“What good would telling you have done?”
Emotions flitted across his face. Terror, anger, understanding. “Nothing. It would have affected nothing,” he admitted.
She lifted her chin. “I knew that. It would have only thrown off your concentration.”
He pulled her tight to him and kissed her on the forehead. “Don’t do that again,” he growled.
She slid her hands around him, guilt creeping over her at the sensation of his heart pounding in his chest. “I won’t.”
They stood in silence for a few seconds, forgiveness and intimacy weaving between them. She knew her boss would call about the shooting and no doubt he’d steer her toward seeing a therapist before she returned to work. That was okay with her. She wouldn’t mind dumping her thoughts in a stranger’s lap instead of holding back the scary parts the way she did sometimes with Mason.
“Did they get an identification yet?” Ava asked softly.
“Not yet. We obviously couldn’t give a photo to the news stations, and the description of a tall man in his twenties is too vague. Early this morning the medical examiner told us he had a tattoo on his upper arm, so we’ve added that to the description. I’ll bet twenty bucks the morning newscasts will trigger the right lead once they broadcast that information.” He pulled back and glanced at the silent television. “Not going to watch?”
“No. I don’t need to watch speculation about what happened yesterday.” She’d dreamed about the shooter all night. Sometimes he was still alive as the police rushed the bathroom entrance, and he killed all the team members. Then he stalked up the aisle and shot her and Misty. Other times the shooter had a hostage: the small boy who’d been carried out in his father’s arms. One time she’d dreamed the bathroom was empty, and it was her fault for telling the police she’d seen him go in. Several times she’d dreamed he shot her and Misty during the moment she’d finally told Mason about.
She didn’t want the TV on; the silence inside the old house was soothing. The occasional sounds of the frustrated dog and the teasing of the squirrel kept her grounded after her surreal experience yesterday. She needed normal.
“I get to go watch an autopsy this morning,” Mason said.
“I assumed the examiner already did it, since you mentioned the tattoo.”
“He only looked at the body, trying to put together a better description to broadcast for an ID.” Mason stepped to the counter, poured coffee in his Star Trek travel mug, and kissed her good-bye. “I love you,” he said, pressing his forehead against hers. “Don’t go to any malls today,” he added half-seriously.
“No worries.” She shuddered.
He winked as he left, but she saw the stress in his face.
It was over, and there was no point in worrying over something that had already happened. She wasn’t in a hospital with a gunshot wound. This time.
She watched out the window as he backed his vehicle out of the driveway, feeling very domestic and June Cleaver-ish. She still had another week left on her vacation. Her goal had been to paint one of the guest rooms, but so far she’d read two books and played with Bingo at the dog park every day. She’d watched the other dog parents, wondering what they did for jobs that allowed them so much freedom during the day.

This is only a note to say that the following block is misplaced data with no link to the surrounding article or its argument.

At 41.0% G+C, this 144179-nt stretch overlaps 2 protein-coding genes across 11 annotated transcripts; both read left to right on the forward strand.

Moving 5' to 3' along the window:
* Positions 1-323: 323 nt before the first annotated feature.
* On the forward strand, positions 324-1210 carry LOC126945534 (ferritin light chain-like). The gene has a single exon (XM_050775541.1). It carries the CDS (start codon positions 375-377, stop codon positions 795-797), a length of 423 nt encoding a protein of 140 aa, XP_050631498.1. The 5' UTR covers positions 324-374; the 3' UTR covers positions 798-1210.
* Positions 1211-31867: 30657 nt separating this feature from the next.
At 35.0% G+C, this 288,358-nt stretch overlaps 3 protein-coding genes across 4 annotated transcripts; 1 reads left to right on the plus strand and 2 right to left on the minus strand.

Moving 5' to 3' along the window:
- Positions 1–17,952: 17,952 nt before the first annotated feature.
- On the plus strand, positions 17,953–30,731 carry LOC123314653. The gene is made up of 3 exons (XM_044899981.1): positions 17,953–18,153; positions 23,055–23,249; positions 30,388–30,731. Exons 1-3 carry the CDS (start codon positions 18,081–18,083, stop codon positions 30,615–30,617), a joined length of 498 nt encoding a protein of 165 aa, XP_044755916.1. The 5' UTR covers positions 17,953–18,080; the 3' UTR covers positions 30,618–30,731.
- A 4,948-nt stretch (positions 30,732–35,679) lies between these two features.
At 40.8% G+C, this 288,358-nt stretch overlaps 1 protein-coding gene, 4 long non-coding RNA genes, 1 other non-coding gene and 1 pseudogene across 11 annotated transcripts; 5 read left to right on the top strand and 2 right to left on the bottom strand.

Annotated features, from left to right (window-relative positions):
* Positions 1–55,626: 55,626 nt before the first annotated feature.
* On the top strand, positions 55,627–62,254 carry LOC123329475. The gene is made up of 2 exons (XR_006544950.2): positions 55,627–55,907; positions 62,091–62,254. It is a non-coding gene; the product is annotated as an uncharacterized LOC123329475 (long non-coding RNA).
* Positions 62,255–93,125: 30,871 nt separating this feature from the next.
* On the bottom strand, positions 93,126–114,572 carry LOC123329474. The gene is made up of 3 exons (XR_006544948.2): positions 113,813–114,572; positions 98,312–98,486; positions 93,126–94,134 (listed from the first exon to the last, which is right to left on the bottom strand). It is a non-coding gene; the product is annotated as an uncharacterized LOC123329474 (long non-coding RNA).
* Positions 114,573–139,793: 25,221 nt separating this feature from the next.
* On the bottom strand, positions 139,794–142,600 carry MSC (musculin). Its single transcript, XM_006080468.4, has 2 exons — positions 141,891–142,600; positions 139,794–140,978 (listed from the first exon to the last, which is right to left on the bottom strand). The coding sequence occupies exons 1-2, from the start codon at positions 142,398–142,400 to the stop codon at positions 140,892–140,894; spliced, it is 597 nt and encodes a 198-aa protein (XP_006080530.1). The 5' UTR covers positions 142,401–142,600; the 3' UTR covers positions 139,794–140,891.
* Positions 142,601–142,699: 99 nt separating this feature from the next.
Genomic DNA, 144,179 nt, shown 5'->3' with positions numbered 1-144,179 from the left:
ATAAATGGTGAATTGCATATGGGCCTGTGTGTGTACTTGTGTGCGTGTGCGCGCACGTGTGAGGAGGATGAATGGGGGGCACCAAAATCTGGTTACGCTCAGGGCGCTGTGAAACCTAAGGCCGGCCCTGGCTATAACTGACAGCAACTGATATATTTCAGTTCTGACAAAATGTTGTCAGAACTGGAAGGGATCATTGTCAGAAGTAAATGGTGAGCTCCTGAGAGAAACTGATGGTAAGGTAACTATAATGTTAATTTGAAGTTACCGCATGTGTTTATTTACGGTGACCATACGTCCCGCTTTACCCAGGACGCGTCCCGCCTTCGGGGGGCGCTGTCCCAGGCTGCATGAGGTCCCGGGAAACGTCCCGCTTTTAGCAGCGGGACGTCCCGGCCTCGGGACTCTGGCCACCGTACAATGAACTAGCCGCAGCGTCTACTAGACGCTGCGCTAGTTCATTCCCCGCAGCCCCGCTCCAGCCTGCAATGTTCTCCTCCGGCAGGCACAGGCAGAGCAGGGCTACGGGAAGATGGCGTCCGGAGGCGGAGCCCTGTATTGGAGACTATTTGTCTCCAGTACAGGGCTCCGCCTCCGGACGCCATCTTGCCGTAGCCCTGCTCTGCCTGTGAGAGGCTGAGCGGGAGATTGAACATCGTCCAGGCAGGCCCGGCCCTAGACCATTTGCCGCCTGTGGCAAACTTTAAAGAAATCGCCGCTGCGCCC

She could get used to a life of leisure.
Too bad she bored easily.
She glanced at the huge pile of boxes from her kitchen and moaned as she remembered she needed to dig through them to find more coffee filters. The sight was so overwhelming, she couldn’t move. She’d tried to label them as they were packed, but her previous searches for chopped almonds and her cheese grater had proven that something had gone drastically wrong with her labeling technique.
Go buy some. She’d already made multiple trips to Target to buy supplies she knew she had. How many more trips would there be?
How about just finish the damned kitchen?
Last remodeling project ever. The dated master bath popped into her head. It was next on their list to tackle. Surely a bathroom wouldn’t be as disruptive as a kitchen?
Her cell rang, and the sight of the number made her heart speed up. No matter how well her sister might be doing, Ava sweated when she saw Jayne’s number on her phone.
“Hi, Jayne,” she answered, setting down her coffee. She situated herself in an easy chair and propped up her legs. Calls with Jayne often required a comfortable place to sit. Jayne liked to talk.
She was par for the course that morning. Ava heard about Jayne’s previous day at work, and her roommate’s odd clothing choices. Ava smiled, enjoying her sister’s talkativeness. Jayne was currently in a stable position both mentally and emotionally. Her twin had completed an extensive drug rehab program and had spent the last twelve weeks in a good halfway house. She enjoyed her job at a coffee shop, and the customers found her to be amusing. She claimed she was avoiding men and “trying to get myself fixed before taking on someone else’s baggage.”
Ava prayed it would last.
But part of her knew it couldn’t. It never lasted. Maybe this time it will? She never completely gave up hope. Several times she’d washed her hands of her sister, but she’d recently watched Jayne make several good decisions in a row, so Ava had her fingers crossed. Right now Jayne was on a solid streak. Please don’t let her fall.
Even Jayne’s voice sounded in control. Her previously high-pitched, speedy, pointless chatter had been modulated into normal conversation—pleasant and polite. And right now the best Ava could do for Jayne was offer a listening ear. She’d kept her distance as Jayne struggled through therapy and searched for a job. Her twin needed to dig her own way out of her giant hole.